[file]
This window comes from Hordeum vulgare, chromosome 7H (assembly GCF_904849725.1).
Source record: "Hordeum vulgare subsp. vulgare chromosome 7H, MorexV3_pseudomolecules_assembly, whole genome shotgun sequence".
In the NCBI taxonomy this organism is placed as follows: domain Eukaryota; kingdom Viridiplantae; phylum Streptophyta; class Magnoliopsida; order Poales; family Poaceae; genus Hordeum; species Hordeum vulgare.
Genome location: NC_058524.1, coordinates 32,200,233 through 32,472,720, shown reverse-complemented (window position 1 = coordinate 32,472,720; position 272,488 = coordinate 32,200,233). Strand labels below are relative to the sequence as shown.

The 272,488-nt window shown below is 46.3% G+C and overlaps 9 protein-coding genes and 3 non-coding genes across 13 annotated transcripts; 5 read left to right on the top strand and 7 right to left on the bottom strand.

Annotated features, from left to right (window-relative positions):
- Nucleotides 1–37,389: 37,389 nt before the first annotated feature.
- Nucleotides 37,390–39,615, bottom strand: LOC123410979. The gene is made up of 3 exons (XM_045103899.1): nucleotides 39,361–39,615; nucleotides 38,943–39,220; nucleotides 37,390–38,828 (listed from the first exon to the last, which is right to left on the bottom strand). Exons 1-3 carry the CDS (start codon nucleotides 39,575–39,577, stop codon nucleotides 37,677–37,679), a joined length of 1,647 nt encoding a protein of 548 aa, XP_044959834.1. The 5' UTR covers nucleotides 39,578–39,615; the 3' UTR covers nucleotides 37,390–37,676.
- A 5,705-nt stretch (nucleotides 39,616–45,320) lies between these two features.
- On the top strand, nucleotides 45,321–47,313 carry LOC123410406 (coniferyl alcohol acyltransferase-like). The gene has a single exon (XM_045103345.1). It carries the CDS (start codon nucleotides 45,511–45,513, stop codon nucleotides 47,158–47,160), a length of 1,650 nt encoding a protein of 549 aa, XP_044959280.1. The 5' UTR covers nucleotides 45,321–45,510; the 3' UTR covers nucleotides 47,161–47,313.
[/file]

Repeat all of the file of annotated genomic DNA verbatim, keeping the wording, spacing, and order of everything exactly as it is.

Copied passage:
This window comes from Hordeum vulgare, chromosome 7H (assembly GCF_904849725.1).
Source record: "Hordeum vulgare subsp. vulgare chromosome 7H, MorexV3_pseudomolecules_assembly, whole genome shotgun sequence".
In the NCBI taxonomy this organism is placed as follows: domain Eukaryota; kingdom Viridiplantae; phylum Streptophyta; class Magnoliopsida; order Poales; family Poaceae; genus Hordeum; species Hordeum vulgare.
Genome location: NC_058524.1, coordinates 32,200,233 through 32,472,720, shown reverse-complemented (window position 1 = coordinate 32,472,720; position 272,488 = coordinate 32,200,233). Strand labels below are relative to the sequence as shown.

The 272,488-nt window shown below is 46.3% G+C and overlaps 9 protein-coding genes and 3 non-coding genes across 13 annotated transcripts; 5 read left to right on the top strand and 7 right to left on the bottom strand.

Annotated features, from left to right (window-relative positions):
- Nucleotides 1–37,389: 37,389 nt before the first annotated feature.
- Nucleotides 37,390–39,615, bottom strand: LOC123410979. The gene is made up of 3 exons (XM_045103899.1): nucleotides 39,361–39,615; nucleotides 38,943–39,220; nucleotides 37,390–38,828 (listed from the first exon to the last, which is right to left on the bottom strand). Exons 1-3 carry the CDS (start codon nucleotides 39,575–39,577, stop codon nucleotides 37,677–37,679), a joined length of 1,647 nt encoding a protein of 548 aa, XP_044959834.1. The 5' UTR covers nucleotides 39,578–39,615; the 3' UTR covers nucleotides 37,390–37,676.
- A 5,705-nt stretch (nucleotides 39,616–45,320) lies between these two features.
- On the top strand, nucleotides 45,321–47,313 carry LOC123410406 (coniferyl alcohol acyltransferase-like). The gene has a single exon (XM_045103345.1). It carries the CDS (start codon nucleotides 45,511–45,513, stop codon nucleotides 47,158–47,160), a length of 1,650 nt encoding a protein of 549 aa, XP_044959280.1. The 5' UTR covers nucleotides 45,321–45,510; the 3' UTR covers nucleotides 47,161–47,313.